Puppy love: Nevada Union and Bear River FFA students raising guide dogs for the blind
February 1, 2016
Nevada Union and Bear River high schools have welcomed some furry, four-legged students onto campus this school year — a group of part-Labrador, part-golden retriever dogs.
Students in each school's Future Farmers of America program are volunteering with Guide Dogs for the Blind, a California-based nonprofit, to raise companion dogs for the visually impaired.
"We get them as our best friends, and then we hand them off and they help someone for the rest of their lives," said Paige Zolldan, a junior at Bear River.
Both FFA puppy-raising groups started last school year as an opportunity for students to participate in a long-term agriculture- or animal-related project outside of the classroom, one component of the larger FFA program.
“Knowing that dog just might give someone without eyes a way to see the world, that is the reward. That’s why we do it.”Nicole Darbya sophomore at Nevada Union
There are around 10 students in the Nevada Union FFA puppy-raising group, four of whom are currently raising dogs. The Bear River FFA puppy-raising group has about eight students, six of whom are raising dogs.
Many of the group's current members were immediately interested when they heard about the Guide Dogs for the Blind opportunity.
"You get to bring a dog everywhere with you," said Arabelle Wahl, a senior at Nevada Union Technical High School. "Who wouldn't be excited?"
But the puppy-raising program requires a serious commitment from the students, who are typically paired with a puppy when the animal is around 8 weeks old and take care of the dog for anywhere from 12-15 months. As puppy-raisers, the students are mainly responsible for socializing their animal, as well as teaching it basic commands and good house manners. The FFA students' efforts help prepare the animals to enter Guide Dogs for the Blind's formal training program at the nonprofit's San Rafael campus. There, the animals learn more specific skills that allow them to function as a guide dog, including how to lead someone in a straight line and how to spot and stop for overhead obstacles.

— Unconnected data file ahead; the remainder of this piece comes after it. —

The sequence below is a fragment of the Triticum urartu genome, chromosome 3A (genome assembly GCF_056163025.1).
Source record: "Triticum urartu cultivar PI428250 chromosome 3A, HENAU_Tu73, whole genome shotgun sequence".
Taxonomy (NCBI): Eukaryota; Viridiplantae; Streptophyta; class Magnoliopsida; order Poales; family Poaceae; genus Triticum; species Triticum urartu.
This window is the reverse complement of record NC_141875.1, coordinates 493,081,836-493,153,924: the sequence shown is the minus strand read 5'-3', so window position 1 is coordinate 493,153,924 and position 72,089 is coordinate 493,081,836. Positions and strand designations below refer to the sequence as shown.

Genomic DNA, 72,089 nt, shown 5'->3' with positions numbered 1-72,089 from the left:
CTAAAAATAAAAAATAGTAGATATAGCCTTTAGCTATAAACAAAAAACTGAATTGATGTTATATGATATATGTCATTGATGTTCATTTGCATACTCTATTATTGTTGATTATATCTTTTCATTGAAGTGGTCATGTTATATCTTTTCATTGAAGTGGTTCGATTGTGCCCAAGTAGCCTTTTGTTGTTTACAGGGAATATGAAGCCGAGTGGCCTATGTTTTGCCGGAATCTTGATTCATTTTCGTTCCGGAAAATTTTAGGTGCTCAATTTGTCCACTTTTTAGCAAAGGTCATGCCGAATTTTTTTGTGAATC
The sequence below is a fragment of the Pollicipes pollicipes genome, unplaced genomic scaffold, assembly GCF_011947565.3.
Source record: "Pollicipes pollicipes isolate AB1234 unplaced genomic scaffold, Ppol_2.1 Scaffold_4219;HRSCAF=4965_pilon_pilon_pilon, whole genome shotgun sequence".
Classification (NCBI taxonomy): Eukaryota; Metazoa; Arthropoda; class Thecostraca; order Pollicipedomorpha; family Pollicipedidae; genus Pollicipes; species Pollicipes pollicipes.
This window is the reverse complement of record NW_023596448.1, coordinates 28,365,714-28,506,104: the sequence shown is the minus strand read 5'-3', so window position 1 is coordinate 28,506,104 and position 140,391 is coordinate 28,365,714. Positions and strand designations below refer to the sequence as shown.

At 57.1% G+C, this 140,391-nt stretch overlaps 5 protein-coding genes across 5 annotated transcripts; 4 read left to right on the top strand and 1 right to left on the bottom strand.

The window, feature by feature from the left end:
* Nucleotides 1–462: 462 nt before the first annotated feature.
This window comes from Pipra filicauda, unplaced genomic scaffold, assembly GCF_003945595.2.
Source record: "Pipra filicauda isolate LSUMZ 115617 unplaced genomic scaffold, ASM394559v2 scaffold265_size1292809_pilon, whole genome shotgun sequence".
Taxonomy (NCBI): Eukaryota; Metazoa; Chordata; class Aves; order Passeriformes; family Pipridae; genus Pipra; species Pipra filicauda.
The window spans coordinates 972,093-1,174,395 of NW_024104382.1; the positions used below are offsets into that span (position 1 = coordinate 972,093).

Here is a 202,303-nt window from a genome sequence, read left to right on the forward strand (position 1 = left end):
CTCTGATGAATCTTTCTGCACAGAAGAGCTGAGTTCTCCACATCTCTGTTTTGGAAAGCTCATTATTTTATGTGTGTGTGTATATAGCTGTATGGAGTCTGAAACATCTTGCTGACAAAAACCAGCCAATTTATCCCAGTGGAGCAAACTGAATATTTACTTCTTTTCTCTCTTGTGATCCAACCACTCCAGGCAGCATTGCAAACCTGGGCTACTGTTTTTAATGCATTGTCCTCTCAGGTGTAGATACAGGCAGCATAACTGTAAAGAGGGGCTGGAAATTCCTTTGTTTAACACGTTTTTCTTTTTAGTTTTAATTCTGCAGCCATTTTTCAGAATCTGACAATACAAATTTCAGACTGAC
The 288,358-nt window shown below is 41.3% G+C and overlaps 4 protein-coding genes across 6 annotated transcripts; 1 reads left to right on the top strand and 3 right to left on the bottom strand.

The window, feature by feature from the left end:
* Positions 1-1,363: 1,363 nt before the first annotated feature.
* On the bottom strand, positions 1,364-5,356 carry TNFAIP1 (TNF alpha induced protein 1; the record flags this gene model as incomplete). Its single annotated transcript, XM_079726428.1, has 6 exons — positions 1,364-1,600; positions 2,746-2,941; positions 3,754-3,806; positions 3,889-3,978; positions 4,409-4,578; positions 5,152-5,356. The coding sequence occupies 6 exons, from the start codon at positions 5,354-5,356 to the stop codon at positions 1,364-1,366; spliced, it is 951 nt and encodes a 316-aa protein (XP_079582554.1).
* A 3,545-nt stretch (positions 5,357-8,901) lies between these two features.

If the animals graduate from the training, they're then matched with blind or low-vision people through the United States and Canada.
Guide Dogs for the Blind, which was founded in 1942, has more than 2,000 puppy-raisers spread throughout 10 Western states. Schools are ideal environments for the puppies to learn some of the basic skills and confidence they need before they head into training, said Celeste Butrym, field representative for Guide Dogs for the Blind in Northern California.
"So many things happen at school," Butrym said. "There's crowds, there's buses, there's all kinds of noise."
But the dogs don't just accompany their raisers to class; they are the students' around-the-clock companions. While some of the group members who are not currently raising puppies are available to step in and act as "puppy-sitters" if the raiser isn't able to take their dog to a particular event or class, the majority of the responsibility for taking care of the animal falls to its raiser.
That means students often have to sacrifice their free time or their social lives to put their dog's needs first, said Lisa McClelland, the leader of the Nevada Union puppy-raising group. McClelland, an instructional aide at Pleasant Valley Elementary School, has raised more than 30 puppies over 23 years for Guide Dogs for the Blind.
"They've had to give up maybe going to a football game, or for some of them, going to a friend's house," McClelland said. "They're very passionate about wanting to raise the guide dogs."
The students have also had to work through some of the challenges that are inevitable when raising a puppy. Many endured sleepless nights as the animals acclimated to their new homes; several shared stories of potty-training accidents that their dogs had in various spots on campus.
Puppy-raisers are responsible for figuring out a way to help the animal through the situation that is hampering its development, said Sam Travis, a junior at Nevada Union.
"You really get to know your dog and you learn all their different cues and what you need to look out for," Travis said.
But there's at least one challenge that has proved difficult to overcome for many of the students as they navigate the halls with their furry friends.
"When you're late to class, everybody wants to pet your dog," Wahl said.
The animals have been warmly welcomed at both high school campuses. They possess student identification cards bearing their pictures, and will claim spots in the schools' yearbooks.
Bear River Principal Amy Besler said having the dogs on campus has had a positive effect on school culture.
"There's something about having these adorable puppies on campus that just changes the whole dynamic," Besler said. "When you're in the room, and there's that puppy there, it just makes you feel happier."
Though the students have bonded with their dogs, they said their ultimate goal is to do everything they can to help their puppies fulfill the mission of Guide Dogs for the Blind.
They understand the broader impact their participation in the program will have for someone else, said Nicole Darby, a sophomore at Nevada Union.
"Knowing that dog just might give someone without eyes a way to see the world, that is the reward," Darby said. "That's why we do it."
To contact Staff Writer Emily Lavin, email firstname.lastname@example.org or call 530-477-4230.